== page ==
Posts Tagged ‘Social Intelligence’

Can TV Shows Increase Social Skills? – Revisiting “Everything Bad is Good for You”

In Intelligence, Psychology, Psychology of Success, Success on August 20, 2009 at 3:33 pm


By Bakari Akil II, Ph.D.

In an episode of Hawthorne, a show about a Chief Nursing Officer at the fictitious Trinity Richmond Hospital, the main character Christina (Jada Pinkett-Smith) is faced with a dilemma. In an effort to ‘save’ a close friend, that is suffering from stage four cancer, she convinces him to participate in a clinical trial for cancer patients who are at stage two. She is able to coerce the researcher conducting the trial to admit her friend but it results in disastrous consequences for others. As a result of her friend being accepted into the program another man who has a ‘greater’ chance for survival is forced out. The man happens to be a patient of the Head Surgeon of her hospital and the Head Surgeon is also Christina’s good friend. When she is confronted about her activities she is forced to decide who gets the spot.

What would you do?

These type of predicaments are now standard fare for many television shows. The characters are placed in scenarios that are nuanced, layered and can’t easily be resolved. Steven Johnson, in his book, Everything Bad is Good for You, argues that in many ways these new types of shows improve your social and emotional intelligences. He asserts that multiple plot lines, no clear delineation of hero and villain and unending story lines keeps the audiences engaged and in our efforts to understand or critique we improve our social skills.

Great examples of these shows are Friday Night Lights, Weeds, Californication, LostSurvivorPrison Break, 24 and Nurse Jackie. These programs force audiences to use their cognitive skills in ways past television shows could not. The levels of logic, intuition and pure common sense audiences must exercise while viewing these shows raises the term ‘armchair quarterback’ to a new level. Additionally, the often outlandish behavior of characters on both scripted and ‘partially scripted’ (reality) TV shows are hard to ignore and not make judgments about.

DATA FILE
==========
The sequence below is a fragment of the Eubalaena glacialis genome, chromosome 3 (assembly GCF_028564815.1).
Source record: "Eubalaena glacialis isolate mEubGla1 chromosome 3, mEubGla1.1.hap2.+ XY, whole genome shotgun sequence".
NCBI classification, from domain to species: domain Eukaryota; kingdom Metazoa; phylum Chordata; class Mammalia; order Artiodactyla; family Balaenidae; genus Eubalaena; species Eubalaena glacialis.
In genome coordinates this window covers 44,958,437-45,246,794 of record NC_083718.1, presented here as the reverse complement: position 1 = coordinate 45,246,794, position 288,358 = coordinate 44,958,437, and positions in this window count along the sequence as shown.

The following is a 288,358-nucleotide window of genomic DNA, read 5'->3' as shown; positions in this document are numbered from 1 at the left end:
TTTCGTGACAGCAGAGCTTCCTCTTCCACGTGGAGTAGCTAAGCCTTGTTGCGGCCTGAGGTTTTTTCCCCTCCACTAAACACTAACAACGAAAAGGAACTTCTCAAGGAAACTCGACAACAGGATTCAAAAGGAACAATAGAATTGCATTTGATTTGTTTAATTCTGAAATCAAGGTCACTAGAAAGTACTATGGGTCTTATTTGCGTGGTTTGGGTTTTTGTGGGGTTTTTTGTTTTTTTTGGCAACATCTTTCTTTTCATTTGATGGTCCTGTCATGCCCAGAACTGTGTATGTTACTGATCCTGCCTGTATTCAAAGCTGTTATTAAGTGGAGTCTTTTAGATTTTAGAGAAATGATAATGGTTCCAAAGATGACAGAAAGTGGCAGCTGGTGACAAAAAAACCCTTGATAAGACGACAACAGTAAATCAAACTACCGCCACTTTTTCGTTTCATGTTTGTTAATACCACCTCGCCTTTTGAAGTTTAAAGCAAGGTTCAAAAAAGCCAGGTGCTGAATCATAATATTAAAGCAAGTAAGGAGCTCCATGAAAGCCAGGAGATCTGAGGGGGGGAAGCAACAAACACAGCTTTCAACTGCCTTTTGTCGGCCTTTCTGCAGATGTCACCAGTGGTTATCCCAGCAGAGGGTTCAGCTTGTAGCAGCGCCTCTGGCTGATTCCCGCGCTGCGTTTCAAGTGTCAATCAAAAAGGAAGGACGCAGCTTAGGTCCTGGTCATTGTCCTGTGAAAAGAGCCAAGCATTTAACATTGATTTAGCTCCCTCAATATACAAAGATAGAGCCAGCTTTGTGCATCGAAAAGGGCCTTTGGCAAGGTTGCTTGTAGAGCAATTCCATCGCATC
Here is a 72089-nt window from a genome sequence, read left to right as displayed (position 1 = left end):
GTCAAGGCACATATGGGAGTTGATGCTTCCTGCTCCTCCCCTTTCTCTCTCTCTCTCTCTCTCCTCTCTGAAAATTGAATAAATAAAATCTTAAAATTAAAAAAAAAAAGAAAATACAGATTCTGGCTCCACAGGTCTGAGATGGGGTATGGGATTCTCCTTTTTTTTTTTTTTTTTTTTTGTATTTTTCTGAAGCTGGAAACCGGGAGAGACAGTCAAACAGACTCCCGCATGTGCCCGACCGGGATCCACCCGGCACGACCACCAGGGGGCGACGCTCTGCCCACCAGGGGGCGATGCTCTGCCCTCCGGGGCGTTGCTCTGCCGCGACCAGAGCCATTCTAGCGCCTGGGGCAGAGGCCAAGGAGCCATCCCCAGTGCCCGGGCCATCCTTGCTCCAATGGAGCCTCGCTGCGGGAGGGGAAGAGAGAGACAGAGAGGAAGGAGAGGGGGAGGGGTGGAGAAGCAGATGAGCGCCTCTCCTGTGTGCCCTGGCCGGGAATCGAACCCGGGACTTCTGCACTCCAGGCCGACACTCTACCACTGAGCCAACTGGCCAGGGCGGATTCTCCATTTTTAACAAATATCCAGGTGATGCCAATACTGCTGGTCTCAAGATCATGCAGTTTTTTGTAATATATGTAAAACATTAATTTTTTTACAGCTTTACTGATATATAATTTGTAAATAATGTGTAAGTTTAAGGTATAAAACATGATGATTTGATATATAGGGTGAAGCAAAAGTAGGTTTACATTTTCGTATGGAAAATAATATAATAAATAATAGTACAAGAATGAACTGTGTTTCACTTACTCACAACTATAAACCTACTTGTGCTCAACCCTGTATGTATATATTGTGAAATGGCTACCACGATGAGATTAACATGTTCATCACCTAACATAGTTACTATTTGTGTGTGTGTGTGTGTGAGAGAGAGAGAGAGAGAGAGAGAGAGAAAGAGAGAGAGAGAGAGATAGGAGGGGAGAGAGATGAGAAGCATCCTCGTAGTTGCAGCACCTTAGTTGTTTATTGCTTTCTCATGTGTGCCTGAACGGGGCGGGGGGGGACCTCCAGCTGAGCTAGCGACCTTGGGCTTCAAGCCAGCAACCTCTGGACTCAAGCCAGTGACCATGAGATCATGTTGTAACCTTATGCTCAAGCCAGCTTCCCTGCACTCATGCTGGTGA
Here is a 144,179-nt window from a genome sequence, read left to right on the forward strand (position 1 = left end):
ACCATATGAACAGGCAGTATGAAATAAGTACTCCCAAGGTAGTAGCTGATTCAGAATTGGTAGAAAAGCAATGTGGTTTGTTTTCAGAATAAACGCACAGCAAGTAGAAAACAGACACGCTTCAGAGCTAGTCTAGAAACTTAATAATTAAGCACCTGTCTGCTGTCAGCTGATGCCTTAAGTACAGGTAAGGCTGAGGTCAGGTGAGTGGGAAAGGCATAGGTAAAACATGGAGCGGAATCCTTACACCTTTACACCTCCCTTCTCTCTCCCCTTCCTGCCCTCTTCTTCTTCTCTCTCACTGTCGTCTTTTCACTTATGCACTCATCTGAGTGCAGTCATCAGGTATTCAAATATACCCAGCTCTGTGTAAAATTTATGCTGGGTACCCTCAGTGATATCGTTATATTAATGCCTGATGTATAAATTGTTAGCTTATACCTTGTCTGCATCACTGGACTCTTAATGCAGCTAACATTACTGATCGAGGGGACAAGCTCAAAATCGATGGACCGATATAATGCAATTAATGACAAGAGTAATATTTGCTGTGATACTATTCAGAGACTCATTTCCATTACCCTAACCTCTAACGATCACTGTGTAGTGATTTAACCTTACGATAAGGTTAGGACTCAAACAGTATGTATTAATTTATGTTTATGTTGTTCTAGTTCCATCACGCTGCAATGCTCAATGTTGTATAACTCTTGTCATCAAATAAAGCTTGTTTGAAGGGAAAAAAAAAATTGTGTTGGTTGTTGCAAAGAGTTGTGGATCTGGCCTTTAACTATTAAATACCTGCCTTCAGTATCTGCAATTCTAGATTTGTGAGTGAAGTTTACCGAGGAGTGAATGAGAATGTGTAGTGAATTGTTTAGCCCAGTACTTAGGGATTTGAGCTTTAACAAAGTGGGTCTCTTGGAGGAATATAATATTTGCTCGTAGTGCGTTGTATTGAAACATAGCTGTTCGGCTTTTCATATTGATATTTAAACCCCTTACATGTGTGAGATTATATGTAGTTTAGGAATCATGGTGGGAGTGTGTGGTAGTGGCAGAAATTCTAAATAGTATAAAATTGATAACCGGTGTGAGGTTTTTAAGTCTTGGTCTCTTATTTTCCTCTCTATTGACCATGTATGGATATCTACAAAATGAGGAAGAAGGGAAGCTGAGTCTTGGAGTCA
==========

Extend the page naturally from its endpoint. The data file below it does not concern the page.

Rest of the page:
But, do shows like these really help us in meaningful ways? Can nursing students learn valuable lessons from watching Hawthorne or Nurse Jackie?

The power of such shows, Johnson states, is that viewers often empathize with the characters or at the least think about what they would do if they were faced with similar situations. Constant viewing of these shows provides the audiences with opportunities to broaden and enrich their social toolbox and to think about some of their own emotional issues.

Ultimately, these shows are just entertainment, but many explore issues pertaining to gender, race, ageism, violence, politics and a host of ordinary, everyday problems. At the least, Johnson offers that people gather to watch these shows and discuss them at school, work and on the Internet; which he claims further increases their analytic skills or at least provides a reason for social interaction.

Do I agree fully? No. — But at least when I’m watching a Numb3rs marathon on Netflix or Weeds on Showtime I can argue that I’m improving my social skills.

Hey Guys, I have recently been added as a blogger at Psychology Today (Magazine). Come check out my blog, Communication Central


Yes Man, Socializing and Increased Health

In Networking, Psychology of Success, Success on June 19, 2009 at 11:30 pm

By Bakari Akil II, Ph.D.

Recently, I’ve been reading “Yes Man.” It is actually just as good as the movie, “Yes Man,” starring Jim Carrey. It had me laughing from the first few sentences and I was entertained throughout. One difference between the book and the movie though was that the movie was based in the US and the book in the UK. Another was the amount of time the book characters spent in pubs. The main character in the book, Danny, spent a lot of time socializing with friends, girlfriends and people he barely knew in watering holes throughout London.  

As I read, I kept thinking about a short article Daniel Goleman, author of “Social Intelligence,” wrote in 2008 comparing “the mental and physical health” between Americans (U.S.) and the British. Goleman asserted that U.S. citizens have higher rates of diseases such as diabetes and cancer, work longer hours and our wealthier citizens’ health is no better than the least wealthy of British citizens.


He cites research that opines one contributing factor is that people in the UK place greater value on spending time in pubs rather than those in the US. In other words, socializing with their “neighbors.” This also leads to a higher number of friends and acquaintances which plays a role in overall mental health.

We all know that social networks mean that others are there if we need them and vice versa. But besides that and fun, how often do people focus on socializing as a tool for overall mental and physical health?